Aggregate demand

Economists use a variety of models to explain how national income is determined, including the aggregate demand - aggregate supply (AD - AS) model. This model is derived from the basic circular flow concept, which is used to explain how income flows between households and firms.

Aggregate demand (AD)

Aggregate demand (AD) is the total demand by domestic and foreign  households and firms for an economy's scarce resources, less the demand by domestic households and firms for resources from abroad.

Aggregate demand consists of the amount households plan to spend on goods (C), plus planned spending on capital investment, (I) + government spending, (G) + exports (X) minus imports (M) from abroad. The standard equation is:

AD = C + I + G + (X – M)

Aggregate demand and the circular flow

Aggregate demand can be illustrated by reference to the circular flow of income.

Aggregate demand is generated as income is transferred to spending as a result of the circular flow of income. Income is spent on consumer goods and services (C) plus spending on capital goods by firms (I). Spending is also generated by government when it allocates resources to public goods, merit goods and income transfers, such as pension benefits. Finally, there is 'net overseas spending', which is overseas spending on an economy's exports of goods and services, less what the economy spends on importing goods and services.

Aggregate demand

Prices and output

The AD - AS model shows how changes in the level of AD and AS affect an economy’s national output (income) and its price level.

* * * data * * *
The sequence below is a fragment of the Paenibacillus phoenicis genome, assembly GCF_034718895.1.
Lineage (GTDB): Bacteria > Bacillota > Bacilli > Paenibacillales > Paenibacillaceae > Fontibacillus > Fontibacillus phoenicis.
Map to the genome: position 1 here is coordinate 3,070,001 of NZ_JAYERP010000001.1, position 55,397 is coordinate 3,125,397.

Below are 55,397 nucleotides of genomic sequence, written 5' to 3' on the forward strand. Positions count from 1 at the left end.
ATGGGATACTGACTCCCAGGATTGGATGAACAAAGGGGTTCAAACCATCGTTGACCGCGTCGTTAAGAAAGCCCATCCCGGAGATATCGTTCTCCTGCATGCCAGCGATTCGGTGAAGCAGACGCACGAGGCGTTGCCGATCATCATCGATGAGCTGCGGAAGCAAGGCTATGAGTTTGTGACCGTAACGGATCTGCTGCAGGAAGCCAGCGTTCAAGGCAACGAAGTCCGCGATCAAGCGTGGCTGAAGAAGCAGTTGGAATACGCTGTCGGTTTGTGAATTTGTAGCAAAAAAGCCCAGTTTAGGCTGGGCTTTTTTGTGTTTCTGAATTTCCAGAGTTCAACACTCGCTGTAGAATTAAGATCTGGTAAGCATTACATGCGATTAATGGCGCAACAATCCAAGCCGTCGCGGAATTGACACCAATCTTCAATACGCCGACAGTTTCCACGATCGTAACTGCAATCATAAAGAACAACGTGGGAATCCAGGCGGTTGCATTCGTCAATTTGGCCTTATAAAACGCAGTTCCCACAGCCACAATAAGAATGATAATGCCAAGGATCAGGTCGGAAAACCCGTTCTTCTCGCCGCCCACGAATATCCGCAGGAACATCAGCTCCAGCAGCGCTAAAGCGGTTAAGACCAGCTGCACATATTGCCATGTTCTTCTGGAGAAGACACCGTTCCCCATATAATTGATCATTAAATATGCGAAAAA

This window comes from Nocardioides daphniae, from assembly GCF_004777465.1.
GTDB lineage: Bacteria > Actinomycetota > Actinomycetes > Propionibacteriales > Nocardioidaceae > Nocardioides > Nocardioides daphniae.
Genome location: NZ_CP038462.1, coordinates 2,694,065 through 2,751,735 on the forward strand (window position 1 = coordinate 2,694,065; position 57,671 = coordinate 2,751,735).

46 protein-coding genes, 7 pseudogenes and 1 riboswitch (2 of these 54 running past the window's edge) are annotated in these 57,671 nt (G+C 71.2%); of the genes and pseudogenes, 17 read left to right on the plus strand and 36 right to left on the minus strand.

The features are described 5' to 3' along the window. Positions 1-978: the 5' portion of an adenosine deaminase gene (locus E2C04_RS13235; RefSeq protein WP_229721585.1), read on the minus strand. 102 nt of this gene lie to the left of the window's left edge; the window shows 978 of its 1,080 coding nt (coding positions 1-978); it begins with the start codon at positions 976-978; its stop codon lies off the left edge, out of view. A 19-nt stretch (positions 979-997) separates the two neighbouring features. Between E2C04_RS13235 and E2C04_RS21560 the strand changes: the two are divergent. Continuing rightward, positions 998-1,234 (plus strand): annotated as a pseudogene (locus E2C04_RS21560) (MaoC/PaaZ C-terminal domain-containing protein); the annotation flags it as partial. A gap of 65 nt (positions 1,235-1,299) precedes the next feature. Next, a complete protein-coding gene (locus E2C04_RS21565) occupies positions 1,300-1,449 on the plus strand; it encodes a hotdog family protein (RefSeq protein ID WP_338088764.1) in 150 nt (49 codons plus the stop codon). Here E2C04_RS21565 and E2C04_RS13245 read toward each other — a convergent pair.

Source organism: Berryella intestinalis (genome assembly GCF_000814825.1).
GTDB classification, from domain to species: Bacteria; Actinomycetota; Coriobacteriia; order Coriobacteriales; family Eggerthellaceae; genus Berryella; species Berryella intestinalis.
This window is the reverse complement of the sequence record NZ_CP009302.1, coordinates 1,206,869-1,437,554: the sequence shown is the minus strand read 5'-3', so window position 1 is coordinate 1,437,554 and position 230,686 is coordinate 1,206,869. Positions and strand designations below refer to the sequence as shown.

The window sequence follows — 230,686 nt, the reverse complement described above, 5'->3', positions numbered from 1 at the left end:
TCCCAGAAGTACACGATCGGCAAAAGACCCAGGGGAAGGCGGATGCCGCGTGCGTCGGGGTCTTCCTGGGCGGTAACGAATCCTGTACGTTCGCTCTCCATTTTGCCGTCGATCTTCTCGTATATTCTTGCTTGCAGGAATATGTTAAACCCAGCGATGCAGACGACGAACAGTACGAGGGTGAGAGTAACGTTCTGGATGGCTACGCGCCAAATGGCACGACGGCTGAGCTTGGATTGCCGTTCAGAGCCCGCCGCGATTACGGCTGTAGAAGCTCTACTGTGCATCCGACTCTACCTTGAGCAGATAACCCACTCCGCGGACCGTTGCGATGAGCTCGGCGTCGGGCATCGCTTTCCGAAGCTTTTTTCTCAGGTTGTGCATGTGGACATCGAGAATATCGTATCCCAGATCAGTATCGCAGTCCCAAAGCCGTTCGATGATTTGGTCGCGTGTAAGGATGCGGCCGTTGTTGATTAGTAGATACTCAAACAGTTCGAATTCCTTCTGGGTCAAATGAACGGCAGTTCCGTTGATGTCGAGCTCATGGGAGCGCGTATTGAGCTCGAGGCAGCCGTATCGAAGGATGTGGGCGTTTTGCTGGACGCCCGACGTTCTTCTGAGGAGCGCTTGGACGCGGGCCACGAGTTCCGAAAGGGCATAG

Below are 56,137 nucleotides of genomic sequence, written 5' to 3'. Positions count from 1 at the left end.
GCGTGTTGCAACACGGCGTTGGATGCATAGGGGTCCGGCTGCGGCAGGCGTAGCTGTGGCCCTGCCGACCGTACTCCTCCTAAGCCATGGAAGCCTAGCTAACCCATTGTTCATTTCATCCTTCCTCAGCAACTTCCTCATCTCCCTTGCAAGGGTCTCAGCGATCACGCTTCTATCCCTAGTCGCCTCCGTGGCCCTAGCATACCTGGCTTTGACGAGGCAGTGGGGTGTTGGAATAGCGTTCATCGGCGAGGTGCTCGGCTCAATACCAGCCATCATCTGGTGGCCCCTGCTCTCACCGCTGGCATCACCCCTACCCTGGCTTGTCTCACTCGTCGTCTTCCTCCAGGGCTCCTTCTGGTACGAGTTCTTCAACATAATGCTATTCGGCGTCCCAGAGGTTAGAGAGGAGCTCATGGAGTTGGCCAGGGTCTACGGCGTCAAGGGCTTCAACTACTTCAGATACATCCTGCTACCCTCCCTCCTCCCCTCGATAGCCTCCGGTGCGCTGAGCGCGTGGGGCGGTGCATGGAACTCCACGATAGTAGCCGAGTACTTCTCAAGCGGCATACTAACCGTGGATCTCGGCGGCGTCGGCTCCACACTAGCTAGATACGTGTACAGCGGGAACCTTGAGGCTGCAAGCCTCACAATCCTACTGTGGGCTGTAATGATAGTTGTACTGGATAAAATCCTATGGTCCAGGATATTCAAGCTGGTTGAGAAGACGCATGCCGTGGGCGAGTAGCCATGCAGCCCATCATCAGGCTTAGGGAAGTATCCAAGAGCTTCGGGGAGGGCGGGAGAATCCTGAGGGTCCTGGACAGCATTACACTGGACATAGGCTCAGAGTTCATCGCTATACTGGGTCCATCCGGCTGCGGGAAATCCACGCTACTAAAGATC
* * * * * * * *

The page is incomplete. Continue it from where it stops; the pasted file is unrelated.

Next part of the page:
Example of aggregate demand

AD can be found by adding-up the value of all the individual components at various average price levels.

200 300 50 100 50 450  
180 320 60 105 100 425  
160 340 70 110 150 400  
140 360 80 115 200 375  
120 380 90 120 250 350  
100 400 100 125 300 325  
80 420 110 130 350 300  
60 440 120 135 400 275  

Exercise – calculate AD.


AD and the price level:

Apart from imports, the components of AD are inversely related to prices.  Each component responds differently to changes in prices, in other words they have different elasticities with respect to the price level.

For example, we can assume that overseas demand is elastic with respect to price, because overseas consumers can choose from many global suppliers. This makes them highly sensitive to changes in the prices of imported products.

The aggregate demand curve

The AD curve shows the relationship between AD and the price level. It is assumed that the AD curve will slope down from left to right. This is because all the components of AD, except imports, are inversely related to the price level.

For convenience, the AD curve is normally drawn as a straight line, though it can be argued that it is more likely to be non-linear, many suggesting it has a rectangular hyperbola shape.

It is also cl